Engagement with Climate Related Regulations: United appear to have limited engagement with climate policies in 2020-22, engaging predominantly with policies promoting sustainable aviation fuels (SAF). For example, in a May 2021 press release from Congressman Schneider, CEO Scott Kirby, described the Sustainable Skies Act, which included a proposed US blenders tax credit for SAF, as a “critical step”. United also signed a joint letter to US policymakers in April 2021, urging the introduction of an SAF-specific blenders tax credit. In August 2021, they signed another joint letter to policymakers, advocating for a refundable SAF blenders tax credit for SAFs achieving at least 50% lifecycle GHG emissions reductions, and again disclosed support for the policy in its 2022 Climate Lobbying Report. CEO Scott Kirby also asked administration officials to support incentives for SAF, according to a February 2021 Associated Press report. United also offer a platform on their website enabling customers to ask policymakers to enact legislation supporting the development of low-carbon fuels. United further appeared to advocate for the inclusion of aviation fuel in California’s Low Carbon Fuel Standard, according to their 2021 CDP response.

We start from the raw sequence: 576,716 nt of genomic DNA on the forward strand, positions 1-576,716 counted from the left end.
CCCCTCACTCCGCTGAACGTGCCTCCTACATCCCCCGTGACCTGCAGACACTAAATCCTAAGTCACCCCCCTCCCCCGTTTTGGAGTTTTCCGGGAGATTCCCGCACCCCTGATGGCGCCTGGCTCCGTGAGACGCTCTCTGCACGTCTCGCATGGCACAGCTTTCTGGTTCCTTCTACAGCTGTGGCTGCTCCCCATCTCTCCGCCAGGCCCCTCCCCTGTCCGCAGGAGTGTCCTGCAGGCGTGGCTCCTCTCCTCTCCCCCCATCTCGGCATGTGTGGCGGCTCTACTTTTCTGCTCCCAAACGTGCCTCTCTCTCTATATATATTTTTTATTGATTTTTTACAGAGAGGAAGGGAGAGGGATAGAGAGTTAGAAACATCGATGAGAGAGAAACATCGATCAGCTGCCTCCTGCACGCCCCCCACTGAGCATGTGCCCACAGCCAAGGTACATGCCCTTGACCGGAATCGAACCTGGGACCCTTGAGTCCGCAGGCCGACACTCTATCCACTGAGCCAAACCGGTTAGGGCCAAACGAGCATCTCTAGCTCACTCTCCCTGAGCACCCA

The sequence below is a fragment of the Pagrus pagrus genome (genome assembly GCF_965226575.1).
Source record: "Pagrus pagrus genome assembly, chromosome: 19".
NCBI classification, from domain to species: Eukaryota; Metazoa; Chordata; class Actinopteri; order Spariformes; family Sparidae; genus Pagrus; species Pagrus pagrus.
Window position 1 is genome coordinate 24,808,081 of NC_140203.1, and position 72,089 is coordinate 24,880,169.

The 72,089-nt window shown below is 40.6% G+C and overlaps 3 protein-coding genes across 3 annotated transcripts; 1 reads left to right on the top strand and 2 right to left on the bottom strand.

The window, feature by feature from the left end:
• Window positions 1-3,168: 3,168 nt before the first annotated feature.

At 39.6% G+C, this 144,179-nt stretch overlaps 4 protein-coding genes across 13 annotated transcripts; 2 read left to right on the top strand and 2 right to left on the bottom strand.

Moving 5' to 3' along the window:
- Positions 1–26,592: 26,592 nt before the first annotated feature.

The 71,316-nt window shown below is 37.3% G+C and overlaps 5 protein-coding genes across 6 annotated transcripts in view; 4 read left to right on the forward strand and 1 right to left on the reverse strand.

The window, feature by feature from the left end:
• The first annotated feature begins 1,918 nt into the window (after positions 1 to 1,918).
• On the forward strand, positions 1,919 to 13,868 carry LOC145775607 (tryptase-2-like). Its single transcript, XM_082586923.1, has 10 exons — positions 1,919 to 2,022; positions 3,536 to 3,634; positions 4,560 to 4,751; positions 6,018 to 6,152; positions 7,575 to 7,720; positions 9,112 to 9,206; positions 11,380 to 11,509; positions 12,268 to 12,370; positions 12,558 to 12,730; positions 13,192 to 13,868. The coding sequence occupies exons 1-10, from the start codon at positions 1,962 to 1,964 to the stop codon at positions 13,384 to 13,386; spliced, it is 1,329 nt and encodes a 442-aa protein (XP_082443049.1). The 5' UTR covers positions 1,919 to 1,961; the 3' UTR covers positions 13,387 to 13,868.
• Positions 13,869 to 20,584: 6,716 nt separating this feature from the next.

In contrast, United’s submission to the 2020 EU consultation on ReFuelEU Aviation suggests United are unsupportive of an EU SAF mandate, arguing it would be “counterproductive” and may “undermine SAF’s long-term commercial viability”.